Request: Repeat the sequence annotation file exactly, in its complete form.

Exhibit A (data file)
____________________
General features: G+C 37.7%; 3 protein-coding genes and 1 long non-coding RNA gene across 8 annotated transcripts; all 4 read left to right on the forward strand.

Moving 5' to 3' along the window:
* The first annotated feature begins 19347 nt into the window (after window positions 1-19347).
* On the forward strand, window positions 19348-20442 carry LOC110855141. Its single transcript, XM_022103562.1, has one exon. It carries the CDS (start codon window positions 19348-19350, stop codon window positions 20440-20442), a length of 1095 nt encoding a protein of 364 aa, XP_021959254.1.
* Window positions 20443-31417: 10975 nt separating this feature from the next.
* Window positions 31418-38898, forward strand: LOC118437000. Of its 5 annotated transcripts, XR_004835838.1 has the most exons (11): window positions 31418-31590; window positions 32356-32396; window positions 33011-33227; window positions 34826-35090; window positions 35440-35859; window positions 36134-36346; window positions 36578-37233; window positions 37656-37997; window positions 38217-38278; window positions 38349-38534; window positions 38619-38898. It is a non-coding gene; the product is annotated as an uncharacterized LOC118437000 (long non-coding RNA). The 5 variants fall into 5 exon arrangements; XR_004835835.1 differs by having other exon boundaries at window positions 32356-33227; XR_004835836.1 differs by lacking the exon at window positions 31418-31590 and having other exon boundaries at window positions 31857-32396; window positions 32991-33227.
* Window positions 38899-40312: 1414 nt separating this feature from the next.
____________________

General features: G+C 37.7%; 3 protein-coding genes and 1 long non-coding RNA gene across 8 annotated transcripts; all 4 read left to right on the forward strand.

Moving 5' to 3' along the window:
* The first annotated feature begins 19347 nt into the window (after window positions 1-19347).
* On the forward strand, window positions 19348-20442 carry LOC110855141. Its single transcript, XM_022103562.1, has one exon. It carries the CDS (start codon window positions 19348-19350, stop codon window positions 20440-20442), a length of 1095 nt encoding a protein of 364 aa, XP_021959254.1.
* Window positions 20443-31417: 10975 nt separating this feature from the next.
* Window positions 31418-38898, forward strand: LOC118437000. Of its 5 annotated transcripts, XR_004835838.1 has the most exons (11): window positions 31418-31590; window positions 32356-32396; window positions 33011-33227; window positions 34826-35090; window positions 35440-35859; window positions 36134-36346; window positions 36578-37233; window positions 37656-37997; window positions 38217-38278; window positions 38349-38534; window positions 38619-38898. It is a non-coding gene; the product is annotated as an uncharacterized LOC118437000 (long non-coding RNA). The 5 variants fall into 5 exon arrangements; XR_004835835.1 differs by having other exon boundaries at window positions 32356-33227; XR_004835836.1 differs by lacking the exon at window positions 31418-31590 and having other exon boundaries at window positions 31857-32396; window positions 32991-33227.
* Window positions 38899-40312: 1414 nt separating this feature from the next.